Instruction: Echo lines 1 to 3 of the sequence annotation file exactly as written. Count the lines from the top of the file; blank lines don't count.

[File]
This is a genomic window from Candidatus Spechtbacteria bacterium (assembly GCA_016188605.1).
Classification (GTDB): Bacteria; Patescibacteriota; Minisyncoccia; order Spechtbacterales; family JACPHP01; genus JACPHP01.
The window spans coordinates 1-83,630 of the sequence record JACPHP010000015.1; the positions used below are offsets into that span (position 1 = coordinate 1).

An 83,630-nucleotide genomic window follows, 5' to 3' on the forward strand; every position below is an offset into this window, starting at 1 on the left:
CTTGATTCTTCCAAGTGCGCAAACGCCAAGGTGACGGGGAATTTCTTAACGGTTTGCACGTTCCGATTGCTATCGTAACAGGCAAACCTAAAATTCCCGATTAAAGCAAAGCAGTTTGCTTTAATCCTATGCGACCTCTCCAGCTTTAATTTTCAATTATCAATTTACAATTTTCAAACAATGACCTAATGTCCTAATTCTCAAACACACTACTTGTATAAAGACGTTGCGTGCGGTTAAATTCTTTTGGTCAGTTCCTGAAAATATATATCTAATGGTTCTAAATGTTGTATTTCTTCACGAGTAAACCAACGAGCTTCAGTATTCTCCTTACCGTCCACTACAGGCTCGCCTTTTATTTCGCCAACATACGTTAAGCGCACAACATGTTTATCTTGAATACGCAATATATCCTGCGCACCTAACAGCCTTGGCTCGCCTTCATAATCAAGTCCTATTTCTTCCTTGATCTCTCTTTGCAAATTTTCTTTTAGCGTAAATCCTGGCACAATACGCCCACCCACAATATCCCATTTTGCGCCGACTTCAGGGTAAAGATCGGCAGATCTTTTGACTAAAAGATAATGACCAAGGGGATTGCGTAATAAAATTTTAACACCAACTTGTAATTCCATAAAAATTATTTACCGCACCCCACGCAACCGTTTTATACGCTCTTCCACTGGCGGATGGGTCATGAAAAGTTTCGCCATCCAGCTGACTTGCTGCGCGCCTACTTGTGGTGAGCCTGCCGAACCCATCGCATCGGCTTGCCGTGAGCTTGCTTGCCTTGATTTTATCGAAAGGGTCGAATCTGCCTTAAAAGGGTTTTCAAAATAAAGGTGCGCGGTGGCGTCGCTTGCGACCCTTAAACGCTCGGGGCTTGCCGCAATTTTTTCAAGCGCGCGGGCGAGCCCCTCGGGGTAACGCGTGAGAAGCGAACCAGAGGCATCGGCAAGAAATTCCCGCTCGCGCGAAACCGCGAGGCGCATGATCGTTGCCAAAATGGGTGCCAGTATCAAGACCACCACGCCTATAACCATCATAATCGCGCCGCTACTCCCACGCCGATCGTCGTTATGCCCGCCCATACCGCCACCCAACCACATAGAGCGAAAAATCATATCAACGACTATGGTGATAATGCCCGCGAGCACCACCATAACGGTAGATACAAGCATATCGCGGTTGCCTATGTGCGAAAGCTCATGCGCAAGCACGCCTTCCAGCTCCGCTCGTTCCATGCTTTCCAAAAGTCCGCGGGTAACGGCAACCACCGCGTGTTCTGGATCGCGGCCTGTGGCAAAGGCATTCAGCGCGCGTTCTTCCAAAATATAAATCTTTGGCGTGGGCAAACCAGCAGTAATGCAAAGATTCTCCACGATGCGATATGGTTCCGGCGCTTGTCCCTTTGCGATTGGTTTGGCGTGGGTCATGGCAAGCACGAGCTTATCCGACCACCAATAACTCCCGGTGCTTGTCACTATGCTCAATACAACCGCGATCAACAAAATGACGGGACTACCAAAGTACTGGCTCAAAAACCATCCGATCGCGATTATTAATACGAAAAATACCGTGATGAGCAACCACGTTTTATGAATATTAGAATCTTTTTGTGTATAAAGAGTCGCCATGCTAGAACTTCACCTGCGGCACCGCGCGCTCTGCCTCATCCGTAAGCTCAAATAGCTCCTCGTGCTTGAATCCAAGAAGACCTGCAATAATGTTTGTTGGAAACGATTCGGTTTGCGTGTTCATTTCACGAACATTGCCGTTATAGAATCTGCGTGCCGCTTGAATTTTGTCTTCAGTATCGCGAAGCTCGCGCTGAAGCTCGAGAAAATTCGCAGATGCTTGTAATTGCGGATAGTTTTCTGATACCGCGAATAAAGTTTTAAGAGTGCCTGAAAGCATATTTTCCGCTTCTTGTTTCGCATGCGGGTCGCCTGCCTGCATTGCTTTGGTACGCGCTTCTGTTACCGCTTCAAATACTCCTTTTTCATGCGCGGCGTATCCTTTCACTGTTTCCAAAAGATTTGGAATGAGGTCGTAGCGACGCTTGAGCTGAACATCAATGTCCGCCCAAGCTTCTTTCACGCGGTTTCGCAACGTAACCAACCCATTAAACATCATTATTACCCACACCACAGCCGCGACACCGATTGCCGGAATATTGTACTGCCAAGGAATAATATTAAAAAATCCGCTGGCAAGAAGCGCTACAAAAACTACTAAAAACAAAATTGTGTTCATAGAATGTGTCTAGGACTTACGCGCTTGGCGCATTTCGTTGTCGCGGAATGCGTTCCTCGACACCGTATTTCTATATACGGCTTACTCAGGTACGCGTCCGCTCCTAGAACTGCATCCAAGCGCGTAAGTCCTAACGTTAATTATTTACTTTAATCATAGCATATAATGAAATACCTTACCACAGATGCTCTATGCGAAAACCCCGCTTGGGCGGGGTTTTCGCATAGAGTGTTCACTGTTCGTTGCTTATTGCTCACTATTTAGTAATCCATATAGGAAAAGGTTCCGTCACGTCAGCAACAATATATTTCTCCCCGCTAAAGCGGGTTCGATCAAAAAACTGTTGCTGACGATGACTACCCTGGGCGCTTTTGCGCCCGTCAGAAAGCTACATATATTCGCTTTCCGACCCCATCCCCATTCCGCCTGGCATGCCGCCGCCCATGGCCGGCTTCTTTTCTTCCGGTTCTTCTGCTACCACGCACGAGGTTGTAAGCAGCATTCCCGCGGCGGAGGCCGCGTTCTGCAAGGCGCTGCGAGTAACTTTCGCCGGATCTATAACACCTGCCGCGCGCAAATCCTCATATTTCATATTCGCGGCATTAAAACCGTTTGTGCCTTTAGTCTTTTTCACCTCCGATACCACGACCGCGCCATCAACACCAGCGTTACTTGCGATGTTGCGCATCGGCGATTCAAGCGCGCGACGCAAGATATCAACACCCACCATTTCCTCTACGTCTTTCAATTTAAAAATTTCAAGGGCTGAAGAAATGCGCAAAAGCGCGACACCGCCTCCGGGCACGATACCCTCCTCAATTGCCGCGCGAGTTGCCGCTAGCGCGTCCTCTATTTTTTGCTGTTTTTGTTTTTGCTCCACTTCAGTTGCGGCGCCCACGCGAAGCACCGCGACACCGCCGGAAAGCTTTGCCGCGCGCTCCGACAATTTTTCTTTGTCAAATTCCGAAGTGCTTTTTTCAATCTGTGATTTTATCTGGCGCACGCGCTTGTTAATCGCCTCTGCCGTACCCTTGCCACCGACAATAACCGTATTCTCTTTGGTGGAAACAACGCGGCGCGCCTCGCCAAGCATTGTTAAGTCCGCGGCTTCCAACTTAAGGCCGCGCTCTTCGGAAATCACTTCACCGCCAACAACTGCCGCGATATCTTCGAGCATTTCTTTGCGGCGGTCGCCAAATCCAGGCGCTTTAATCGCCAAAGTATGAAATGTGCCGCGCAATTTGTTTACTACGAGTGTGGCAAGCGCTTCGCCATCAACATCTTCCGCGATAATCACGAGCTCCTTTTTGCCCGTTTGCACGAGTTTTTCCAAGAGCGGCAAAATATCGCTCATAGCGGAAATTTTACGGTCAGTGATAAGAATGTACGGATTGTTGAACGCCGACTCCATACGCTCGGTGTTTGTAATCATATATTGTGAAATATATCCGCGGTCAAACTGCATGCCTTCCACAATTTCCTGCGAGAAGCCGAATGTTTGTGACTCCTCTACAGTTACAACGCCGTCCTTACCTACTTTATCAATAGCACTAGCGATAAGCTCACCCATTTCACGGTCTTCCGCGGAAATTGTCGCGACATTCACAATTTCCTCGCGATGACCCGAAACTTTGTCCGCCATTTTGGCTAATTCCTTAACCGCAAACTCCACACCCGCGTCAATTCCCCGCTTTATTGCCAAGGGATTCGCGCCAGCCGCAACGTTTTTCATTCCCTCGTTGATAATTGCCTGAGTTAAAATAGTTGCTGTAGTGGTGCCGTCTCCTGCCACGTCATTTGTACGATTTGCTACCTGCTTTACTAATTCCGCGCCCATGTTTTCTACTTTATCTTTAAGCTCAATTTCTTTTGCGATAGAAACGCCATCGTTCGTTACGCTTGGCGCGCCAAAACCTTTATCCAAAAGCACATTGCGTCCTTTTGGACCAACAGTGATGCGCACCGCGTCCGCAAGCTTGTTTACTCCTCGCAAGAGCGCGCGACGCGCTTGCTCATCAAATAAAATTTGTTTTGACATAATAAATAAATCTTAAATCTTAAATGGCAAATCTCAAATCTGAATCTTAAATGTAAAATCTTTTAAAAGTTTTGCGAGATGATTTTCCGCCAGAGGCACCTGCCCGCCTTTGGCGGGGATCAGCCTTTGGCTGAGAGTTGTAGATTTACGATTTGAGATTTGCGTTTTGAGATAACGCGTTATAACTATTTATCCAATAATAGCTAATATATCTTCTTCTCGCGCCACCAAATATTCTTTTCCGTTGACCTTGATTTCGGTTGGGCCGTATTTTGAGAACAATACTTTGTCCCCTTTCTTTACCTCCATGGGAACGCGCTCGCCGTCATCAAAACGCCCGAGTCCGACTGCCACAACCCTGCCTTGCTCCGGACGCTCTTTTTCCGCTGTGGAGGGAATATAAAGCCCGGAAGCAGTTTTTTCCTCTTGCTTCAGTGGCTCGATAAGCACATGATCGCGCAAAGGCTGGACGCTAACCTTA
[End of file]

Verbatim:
This is a genomic window from Candidatus Spechtbacteria bacterium (assembly GCA_016188605.1).
Classification (GTDB): Bacteria; Patescibacteriota; Minisyncoccia; order Spechtbacterales; family JACPHP01; genus JACPHP01.
The window spans coordinates 1-83,630 of the sequence record JACPHP010000015.1; the positions used below are offsets into that span (position 1 = coordinate 1).